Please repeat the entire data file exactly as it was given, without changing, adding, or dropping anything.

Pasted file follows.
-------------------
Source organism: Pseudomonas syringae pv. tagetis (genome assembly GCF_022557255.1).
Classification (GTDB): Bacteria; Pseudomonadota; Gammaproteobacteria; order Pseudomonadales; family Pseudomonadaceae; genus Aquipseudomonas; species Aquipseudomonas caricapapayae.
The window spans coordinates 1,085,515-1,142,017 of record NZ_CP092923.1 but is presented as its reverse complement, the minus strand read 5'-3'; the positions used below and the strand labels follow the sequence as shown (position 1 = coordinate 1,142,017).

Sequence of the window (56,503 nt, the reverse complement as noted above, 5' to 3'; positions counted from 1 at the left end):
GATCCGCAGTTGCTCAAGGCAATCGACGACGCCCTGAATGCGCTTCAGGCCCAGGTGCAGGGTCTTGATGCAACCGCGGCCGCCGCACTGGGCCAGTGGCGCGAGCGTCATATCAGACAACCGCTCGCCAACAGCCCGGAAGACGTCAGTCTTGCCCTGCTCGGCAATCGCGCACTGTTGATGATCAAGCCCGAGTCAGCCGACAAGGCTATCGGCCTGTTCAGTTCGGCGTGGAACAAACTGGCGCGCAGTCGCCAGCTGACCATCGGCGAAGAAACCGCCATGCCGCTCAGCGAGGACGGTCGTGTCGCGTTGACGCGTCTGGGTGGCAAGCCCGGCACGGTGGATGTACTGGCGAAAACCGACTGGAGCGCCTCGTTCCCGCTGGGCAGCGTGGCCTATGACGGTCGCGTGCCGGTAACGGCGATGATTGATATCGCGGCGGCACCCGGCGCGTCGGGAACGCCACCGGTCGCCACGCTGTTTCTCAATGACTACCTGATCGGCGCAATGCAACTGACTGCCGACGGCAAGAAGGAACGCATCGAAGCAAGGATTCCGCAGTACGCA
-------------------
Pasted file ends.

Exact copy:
Source organism: Pseudomonas syringae pv. tagetis (genome assembly GCF_022557255.1).
Classification (GTDB): Bacteria; Pseudomonadota; Gammaproteobacteria; order Pseudomonadales; family Pseudomonadaceae; genus Aquipseudomonas; species Aquipseudomonas caricapapayae.
The window spans coordinates 1,085,515-1,142,017 of record NZ_CP092923.1 but is presented as its reverse complement, the minus strand read 5'-3'; the positions used below and the strand labels follow the sequence as shown (position 1 = coordinate 1,142,017).

Sequence of the window (56,503 nt, the reverse complement as noted above, 5' to 3'; positions counted from 1 at the left end):
GATCCGCAGTTGCTCAAGGCAATCGACGACGCCCTGAATGCGCTTCAGGCCCAGGTGCAGGGTCTTGATGCAACCGCGGCCGCCGCACTGGGCCAGTGGCGCGAGCGTCATATCAGACAACCGCTCGCCAACAGCCCGGAAGACGTCAGTCTTGCCCTGCTCGGCAATCGCGCACTGTTGATGATCAAGCCCGAGTCAGCCGACAAGGCTATCGGCCTGTTCAGTTCGGCGTGGAACAAACTGGCGCGCAGTCGCCAGCTGACCATCGGCGAAGAAACCGCCATGCCGCTCAGCGAGGACGGTCGTGTCGCGTTGACGCGTCTGGGTGGCAAGCCCGGCACGGTGGATGTACTGGCGAAAACCGACTGGAGCGCCTCGTTCCCGCTGGGCAGCGTGGCCTATGACGGTCGCGTGCCGGTAACGGCGATGATTGATATCGCGGCGGCACCCGGCGCGTCGGGAACGCCACCGGTCGCCACGCTGTTTCTCAATGACTACCTGATCGGCGCAATGCAACTGACTGCCGACGGCAAGAAGGAACGCATCGAAGCAAGGATTCCGCAGTACGCA